Narnia: Much Ado About Nothing

[Narnia Content Note: Mention of Alcoholism & Gun Violence]

Narnia Recap: Digory and Polly returned home, but brought Queen Jadis with them. Now the children have managed to take the Queen, their Uncle, and an innocent Cabby (and his horse) into the Wood Between Worlds.

The Magician's Nephew, Chapter 8: The Fight At The Lamp-Post

It's been a while since my last post, so I'm going to quote the opening of that prior post because I feel it works well as a summation of what has come before: When we last left Narnia, the Empress Jadis was taxi-surfing through the streets of London after having burgled a jewelry store. She has returned to Digory's house not because it is considered a safe haven to Andrew or a source of escape to Jadis but merely through narrative chance. Digory has been considering whether he should do something protagonisty, while Jadis has introduced herself to the crowd. Lewis wants to take Jadis down a peg or three, so the crowd is about to react unkindly.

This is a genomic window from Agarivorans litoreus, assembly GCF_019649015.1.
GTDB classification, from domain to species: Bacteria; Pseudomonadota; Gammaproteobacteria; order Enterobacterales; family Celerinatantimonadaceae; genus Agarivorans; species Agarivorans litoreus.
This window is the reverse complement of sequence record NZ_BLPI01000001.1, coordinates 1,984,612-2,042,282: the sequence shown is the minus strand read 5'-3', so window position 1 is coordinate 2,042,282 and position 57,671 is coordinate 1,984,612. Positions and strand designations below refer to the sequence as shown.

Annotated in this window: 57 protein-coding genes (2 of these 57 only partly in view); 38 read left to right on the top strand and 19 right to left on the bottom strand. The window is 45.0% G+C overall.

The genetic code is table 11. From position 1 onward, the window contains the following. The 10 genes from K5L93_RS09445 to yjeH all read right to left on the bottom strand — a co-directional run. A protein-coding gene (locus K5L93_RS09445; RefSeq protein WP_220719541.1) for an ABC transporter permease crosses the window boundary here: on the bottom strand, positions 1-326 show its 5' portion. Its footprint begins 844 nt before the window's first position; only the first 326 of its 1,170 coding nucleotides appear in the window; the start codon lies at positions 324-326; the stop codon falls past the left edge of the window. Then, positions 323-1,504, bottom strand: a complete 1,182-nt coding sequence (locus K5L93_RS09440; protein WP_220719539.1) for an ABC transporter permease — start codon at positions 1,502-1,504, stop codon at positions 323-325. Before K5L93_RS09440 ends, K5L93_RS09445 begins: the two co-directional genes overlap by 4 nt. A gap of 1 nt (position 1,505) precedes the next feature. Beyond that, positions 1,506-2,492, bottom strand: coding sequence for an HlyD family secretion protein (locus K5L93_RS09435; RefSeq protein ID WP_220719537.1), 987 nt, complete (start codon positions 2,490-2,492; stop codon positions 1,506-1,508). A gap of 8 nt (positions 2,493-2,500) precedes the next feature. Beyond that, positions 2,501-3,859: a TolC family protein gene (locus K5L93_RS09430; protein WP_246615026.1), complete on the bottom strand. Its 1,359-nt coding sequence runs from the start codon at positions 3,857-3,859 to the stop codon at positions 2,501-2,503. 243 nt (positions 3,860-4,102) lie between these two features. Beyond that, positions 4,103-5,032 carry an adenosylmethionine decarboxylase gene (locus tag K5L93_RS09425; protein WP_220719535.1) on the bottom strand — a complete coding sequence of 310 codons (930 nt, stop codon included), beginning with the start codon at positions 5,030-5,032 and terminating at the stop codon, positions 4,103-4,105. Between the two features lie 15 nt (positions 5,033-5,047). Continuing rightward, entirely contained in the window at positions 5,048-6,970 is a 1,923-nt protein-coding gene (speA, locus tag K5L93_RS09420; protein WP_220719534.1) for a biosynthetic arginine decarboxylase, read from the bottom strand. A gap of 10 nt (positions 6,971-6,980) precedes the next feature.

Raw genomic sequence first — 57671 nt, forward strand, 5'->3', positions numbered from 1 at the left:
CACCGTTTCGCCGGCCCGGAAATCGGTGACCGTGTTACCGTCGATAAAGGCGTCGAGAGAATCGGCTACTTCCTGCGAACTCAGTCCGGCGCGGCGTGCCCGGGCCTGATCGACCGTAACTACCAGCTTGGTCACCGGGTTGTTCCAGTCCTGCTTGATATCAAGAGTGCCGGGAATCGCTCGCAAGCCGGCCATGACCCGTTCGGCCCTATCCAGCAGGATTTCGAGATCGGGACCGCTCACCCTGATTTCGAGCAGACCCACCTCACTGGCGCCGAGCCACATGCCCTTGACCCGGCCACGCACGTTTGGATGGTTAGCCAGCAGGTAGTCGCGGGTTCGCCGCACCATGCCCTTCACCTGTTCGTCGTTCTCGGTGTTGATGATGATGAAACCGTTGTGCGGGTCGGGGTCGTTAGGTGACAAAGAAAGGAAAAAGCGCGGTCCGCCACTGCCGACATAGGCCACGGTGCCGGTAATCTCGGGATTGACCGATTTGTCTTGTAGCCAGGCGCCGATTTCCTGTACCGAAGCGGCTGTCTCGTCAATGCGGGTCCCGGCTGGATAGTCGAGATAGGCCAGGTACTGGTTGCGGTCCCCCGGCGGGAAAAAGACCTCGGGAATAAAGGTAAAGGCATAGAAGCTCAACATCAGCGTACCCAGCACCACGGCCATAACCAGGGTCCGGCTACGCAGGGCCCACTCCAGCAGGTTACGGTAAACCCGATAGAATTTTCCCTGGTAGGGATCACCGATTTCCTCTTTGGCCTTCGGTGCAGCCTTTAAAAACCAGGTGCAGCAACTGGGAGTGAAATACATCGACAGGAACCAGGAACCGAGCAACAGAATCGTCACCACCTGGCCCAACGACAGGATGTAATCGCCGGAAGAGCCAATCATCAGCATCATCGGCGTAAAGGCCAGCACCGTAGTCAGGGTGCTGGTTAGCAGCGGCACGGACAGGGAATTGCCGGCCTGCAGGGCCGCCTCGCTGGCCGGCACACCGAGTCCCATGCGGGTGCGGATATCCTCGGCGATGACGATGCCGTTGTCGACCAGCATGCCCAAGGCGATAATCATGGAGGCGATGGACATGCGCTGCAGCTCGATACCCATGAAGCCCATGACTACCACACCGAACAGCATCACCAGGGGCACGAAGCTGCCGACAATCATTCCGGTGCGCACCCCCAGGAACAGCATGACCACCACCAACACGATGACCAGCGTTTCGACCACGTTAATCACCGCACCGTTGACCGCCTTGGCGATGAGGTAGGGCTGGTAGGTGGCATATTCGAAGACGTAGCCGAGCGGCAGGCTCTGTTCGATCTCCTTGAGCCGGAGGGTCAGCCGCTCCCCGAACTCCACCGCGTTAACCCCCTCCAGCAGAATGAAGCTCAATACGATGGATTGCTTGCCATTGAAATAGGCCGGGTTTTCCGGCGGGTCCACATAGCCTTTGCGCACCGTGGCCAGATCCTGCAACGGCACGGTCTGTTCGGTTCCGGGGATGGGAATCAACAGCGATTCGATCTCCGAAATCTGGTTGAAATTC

That pretty much sums up the last post. The crowd is rude to Jadis, she whips the cab-horse up into a frenzy because her character keeps careening between stately self-control and wild unfocused fury, and the children teleport themselves, and the Queen, and their Uncle, and the Cabby, and the cab-horse into the Wood Between the Worlds.

   As soon as the Witch saw that she was once more in the wood she turned pale and bent down till her face touched the mane of the horse. You could see she felt deadly sick. Uncle Andrew was shivering. But Strawberry, the horse, shook his head, gave a cheerful whinny, and seemed to feel better. He became quiet for the first time since Digory had seen him. His ears, which had been laid flat back on his skull, came into their proper position, and the fire went out of his eyes.
   “That’s right, old boy,” said the Cabby, slapping Strawberry’s neck. “That’s better. Take it easy.”
   Strawberry did the most natural thing in the world. Being very thirsty (and no wonder) he walked slowly across to the nearest pool and stepped into it to have a drink. Digory was still holding the Witch’s heel and Polly was holding Digory’s hand. One of the Cabby’s hands was on Strawberry; and Uncle Andrew, still very shaky, had just grabbed on the Cabby’s other hand.
   “Quick,” said Polly, with a look at Digory. “Greens!”